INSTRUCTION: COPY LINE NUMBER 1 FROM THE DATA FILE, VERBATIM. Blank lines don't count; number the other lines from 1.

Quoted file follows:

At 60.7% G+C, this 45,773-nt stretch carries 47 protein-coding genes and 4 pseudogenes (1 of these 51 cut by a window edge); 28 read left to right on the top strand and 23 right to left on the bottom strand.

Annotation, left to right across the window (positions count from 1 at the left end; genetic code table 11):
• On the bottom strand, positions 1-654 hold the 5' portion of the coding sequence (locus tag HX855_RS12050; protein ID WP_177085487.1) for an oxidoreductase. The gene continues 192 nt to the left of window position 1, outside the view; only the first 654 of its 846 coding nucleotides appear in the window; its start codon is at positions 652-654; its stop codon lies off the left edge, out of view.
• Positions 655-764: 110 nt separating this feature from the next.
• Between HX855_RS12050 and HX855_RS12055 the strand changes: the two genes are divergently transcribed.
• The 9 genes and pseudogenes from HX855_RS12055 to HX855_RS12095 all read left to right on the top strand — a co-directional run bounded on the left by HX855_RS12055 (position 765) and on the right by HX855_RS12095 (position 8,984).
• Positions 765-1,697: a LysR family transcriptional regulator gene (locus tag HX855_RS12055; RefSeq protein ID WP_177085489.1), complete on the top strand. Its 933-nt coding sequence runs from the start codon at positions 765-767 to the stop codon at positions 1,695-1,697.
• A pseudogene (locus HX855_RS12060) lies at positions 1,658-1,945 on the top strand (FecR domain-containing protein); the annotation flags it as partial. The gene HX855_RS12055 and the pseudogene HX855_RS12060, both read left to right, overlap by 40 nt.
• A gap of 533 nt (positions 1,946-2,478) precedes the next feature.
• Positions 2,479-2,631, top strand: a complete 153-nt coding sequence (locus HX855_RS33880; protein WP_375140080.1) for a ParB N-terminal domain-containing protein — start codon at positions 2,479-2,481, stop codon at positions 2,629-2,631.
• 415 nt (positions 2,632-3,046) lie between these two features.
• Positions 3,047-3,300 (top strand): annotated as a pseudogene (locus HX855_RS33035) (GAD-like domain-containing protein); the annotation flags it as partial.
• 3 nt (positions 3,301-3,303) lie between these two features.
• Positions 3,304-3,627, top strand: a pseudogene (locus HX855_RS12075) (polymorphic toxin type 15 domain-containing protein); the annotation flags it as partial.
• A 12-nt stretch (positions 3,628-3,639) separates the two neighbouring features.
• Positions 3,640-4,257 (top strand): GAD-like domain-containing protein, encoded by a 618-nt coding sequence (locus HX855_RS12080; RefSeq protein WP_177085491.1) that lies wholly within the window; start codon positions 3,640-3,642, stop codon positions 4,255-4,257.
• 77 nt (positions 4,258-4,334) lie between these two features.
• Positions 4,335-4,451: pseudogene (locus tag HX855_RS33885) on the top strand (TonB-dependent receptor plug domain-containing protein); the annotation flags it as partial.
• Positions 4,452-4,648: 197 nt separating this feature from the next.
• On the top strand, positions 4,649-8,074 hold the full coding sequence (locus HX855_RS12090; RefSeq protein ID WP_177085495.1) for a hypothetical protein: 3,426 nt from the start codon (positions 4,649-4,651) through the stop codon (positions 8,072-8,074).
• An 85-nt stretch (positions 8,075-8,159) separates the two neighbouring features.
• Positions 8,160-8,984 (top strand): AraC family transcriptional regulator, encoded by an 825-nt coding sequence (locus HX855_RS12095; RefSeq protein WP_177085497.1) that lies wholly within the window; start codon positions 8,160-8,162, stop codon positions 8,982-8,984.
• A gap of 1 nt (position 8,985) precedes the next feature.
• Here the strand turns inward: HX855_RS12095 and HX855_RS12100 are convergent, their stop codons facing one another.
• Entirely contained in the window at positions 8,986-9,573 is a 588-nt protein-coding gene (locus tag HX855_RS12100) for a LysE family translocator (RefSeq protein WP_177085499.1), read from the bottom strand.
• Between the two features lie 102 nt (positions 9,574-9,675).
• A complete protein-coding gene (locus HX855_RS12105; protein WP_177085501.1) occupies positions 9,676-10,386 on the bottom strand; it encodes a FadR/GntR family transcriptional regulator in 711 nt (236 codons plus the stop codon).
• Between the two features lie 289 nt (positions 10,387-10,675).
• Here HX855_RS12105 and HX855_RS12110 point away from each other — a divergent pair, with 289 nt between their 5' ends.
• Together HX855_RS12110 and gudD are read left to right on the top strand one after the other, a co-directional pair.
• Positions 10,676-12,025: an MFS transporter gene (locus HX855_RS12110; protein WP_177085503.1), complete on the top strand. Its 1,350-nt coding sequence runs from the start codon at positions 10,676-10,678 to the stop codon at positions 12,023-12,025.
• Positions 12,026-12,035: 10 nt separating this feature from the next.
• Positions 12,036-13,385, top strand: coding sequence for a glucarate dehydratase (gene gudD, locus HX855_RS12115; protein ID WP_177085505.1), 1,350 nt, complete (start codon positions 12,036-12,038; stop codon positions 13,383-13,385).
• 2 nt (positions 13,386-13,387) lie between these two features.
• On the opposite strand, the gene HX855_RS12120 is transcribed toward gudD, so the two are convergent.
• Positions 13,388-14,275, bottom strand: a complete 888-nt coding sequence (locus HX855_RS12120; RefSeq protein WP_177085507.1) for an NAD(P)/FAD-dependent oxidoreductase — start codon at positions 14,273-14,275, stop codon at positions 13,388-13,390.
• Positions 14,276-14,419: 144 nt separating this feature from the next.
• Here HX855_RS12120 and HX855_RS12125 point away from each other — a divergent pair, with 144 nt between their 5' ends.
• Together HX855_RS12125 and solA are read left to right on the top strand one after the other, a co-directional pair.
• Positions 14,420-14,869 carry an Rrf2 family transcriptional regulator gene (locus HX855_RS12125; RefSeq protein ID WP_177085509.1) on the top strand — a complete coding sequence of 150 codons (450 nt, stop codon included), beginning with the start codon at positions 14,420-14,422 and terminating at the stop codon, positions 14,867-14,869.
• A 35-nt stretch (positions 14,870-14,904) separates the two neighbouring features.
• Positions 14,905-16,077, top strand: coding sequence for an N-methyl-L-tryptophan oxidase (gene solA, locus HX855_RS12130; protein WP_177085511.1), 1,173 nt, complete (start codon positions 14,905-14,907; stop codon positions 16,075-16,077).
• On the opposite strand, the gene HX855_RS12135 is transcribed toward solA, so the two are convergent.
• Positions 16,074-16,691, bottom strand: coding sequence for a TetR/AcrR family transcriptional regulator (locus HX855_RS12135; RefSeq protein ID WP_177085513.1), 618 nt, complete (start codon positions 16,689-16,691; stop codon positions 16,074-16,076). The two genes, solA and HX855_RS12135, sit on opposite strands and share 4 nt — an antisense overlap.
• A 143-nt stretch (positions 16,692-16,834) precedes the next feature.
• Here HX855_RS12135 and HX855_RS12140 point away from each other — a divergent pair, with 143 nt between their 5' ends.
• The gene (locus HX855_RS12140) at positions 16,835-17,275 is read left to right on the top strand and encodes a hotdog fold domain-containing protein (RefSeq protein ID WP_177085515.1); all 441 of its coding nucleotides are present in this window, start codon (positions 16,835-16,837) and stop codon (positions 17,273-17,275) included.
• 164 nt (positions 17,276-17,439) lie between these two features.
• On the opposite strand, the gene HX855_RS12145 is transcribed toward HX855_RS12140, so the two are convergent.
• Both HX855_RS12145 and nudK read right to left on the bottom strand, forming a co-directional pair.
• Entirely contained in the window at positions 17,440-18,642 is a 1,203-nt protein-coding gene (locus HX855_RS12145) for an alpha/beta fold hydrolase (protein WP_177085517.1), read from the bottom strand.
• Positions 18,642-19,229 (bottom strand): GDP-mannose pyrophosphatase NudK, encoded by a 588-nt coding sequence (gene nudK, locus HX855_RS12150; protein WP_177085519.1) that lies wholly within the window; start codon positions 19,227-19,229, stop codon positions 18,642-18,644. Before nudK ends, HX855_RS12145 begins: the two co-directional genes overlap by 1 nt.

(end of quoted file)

At 60.7% G+C, this 45,773-nt stretch carries 47 protein-coding genes and 4 pseudogenes (1 of these 51 cut by a window edge); 28 read left to right on the top strand and 23 right to left on the bottom strand.